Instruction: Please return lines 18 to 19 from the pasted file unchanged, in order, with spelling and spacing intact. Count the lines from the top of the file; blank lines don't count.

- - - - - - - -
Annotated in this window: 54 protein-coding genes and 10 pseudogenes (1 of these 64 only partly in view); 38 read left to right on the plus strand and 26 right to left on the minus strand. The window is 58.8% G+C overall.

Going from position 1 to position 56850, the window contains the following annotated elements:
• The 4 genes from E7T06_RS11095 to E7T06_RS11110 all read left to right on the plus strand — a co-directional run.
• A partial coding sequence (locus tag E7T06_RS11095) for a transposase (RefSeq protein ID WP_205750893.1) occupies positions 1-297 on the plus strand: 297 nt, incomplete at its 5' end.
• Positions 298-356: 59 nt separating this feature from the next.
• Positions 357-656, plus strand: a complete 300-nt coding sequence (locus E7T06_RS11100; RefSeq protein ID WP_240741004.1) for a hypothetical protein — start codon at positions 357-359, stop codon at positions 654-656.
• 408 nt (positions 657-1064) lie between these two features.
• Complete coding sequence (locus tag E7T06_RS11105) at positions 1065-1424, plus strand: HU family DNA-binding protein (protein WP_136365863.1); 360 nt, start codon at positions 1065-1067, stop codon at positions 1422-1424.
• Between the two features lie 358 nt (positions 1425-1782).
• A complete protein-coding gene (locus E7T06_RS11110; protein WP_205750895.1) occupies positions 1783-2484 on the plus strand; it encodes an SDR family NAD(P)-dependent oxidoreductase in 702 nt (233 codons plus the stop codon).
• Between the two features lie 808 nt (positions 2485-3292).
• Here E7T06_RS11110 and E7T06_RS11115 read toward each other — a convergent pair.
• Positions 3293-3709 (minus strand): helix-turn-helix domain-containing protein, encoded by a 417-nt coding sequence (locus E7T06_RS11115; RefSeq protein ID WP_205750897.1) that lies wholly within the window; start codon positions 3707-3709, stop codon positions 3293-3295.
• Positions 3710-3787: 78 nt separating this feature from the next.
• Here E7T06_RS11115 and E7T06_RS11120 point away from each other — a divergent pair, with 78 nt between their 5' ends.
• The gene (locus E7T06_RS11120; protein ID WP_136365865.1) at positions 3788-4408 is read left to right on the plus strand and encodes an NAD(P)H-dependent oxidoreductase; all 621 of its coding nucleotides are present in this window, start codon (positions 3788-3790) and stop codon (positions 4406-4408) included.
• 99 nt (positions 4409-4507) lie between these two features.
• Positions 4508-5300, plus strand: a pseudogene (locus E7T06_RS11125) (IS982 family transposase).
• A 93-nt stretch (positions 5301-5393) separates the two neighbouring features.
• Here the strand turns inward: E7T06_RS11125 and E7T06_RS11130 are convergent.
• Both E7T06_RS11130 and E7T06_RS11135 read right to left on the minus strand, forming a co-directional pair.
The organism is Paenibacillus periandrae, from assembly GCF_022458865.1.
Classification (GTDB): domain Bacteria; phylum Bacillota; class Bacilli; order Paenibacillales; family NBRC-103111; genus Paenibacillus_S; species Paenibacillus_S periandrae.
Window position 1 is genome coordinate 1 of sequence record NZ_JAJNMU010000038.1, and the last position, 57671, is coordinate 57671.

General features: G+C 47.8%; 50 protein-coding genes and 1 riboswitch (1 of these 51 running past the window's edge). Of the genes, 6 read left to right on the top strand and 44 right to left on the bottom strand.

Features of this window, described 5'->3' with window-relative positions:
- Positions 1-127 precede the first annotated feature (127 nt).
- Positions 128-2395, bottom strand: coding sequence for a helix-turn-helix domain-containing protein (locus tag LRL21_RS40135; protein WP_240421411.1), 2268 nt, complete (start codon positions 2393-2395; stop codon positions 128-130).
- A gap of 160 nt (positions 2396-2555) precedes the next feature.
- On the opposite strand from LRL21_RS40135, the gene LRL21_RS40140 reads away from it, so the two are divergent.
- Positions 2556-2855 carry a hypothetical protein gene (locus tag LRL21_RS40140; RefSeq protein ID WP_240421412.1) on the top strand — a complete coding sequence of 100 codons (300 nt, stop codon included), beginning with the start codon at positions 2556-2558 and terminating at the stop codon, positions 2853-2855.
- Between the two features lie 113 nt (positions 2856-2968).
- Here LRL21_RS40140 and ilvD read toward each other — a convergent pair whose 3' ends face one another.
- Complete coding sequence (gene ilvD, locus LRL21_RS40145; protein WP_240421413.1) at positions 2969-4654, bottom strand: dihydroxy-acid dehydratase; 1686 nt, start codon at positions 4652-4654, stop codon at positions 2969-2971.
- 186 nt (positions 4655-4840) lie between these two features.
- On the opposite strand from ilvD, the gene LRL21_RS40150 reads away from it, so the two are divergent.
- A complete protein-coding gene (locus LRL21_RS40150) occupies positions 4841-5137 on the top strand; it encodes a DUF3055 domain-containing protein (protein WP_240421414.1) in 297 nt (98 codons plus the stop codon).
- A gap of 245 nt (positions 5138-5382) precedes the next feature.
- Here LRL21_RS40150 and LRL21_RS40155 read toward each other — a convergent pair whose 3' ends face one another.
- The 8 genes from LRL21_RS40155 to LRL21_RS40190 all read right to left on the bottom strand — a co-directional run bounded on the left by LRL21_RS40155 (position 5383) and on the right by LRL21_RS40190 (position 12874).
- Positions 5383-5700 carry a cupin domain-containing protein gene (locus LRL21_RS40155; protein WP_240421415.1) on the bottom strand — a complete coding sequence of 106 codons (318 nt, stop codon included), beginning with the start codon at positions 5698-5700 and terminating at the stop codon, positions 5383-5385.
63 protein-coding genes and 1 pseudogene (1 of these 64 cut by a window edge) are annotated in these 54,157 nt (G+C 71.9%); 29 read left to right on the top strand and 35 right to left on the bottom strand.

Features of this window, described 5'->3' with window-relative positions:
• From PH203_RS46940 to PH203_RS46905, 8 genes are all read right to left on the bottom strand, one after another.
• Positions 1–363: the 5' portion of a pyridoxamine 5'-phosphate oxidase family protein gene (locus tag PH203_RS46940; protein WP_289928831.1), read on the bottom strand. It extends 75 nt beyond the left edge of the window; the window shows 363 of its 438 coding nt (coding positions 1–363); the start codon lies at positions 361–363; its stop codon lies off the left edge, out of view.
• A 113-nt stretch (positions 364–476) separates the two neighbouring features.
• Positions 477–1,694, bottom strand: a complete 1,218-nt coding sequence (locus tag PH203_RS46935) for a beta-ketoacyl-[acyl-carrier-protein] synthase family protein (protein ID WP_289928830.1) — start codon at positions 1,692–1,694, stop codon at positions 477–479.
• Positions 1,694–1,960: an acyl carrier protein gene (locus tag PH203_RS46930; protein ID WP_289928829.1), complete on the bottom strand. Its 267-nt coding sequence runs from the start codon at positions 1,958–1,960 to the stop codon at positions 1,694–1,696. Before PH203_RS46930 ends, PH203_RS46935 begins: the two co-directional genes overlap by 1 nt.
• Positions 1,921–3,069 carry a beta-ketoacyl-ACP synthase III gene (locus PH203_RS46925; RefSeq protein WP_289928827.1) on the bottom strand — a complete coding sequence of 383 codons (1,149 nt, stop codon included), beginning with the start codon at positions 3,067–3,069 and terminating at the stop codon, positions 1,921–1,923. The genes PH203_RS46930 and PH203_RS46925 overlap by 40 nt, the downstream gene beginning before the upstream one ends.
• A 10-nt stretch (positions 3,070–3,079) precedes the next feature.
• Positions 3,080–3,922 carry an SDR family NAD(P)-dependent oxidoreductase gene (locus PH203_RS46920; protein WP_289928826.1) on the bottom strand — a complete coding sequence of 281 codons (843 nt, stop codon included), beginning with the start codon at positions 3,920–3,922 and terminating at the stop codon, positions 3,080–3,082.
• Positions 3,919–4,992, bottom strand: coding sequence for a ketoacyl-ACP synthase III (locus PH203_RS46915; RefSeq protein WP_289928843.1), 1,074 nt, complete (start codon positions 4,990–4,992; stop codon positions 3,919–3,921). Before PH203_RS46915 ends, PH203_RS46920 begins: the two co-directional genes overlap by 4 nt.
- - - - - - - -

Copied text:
• Positions 4508-5300, plus strand: a pseudogene (locus E7T06_RS11125) (IS982 family transposase).
• A 93-nt stretch (positions 5301-5393) separates the two neighbouring features.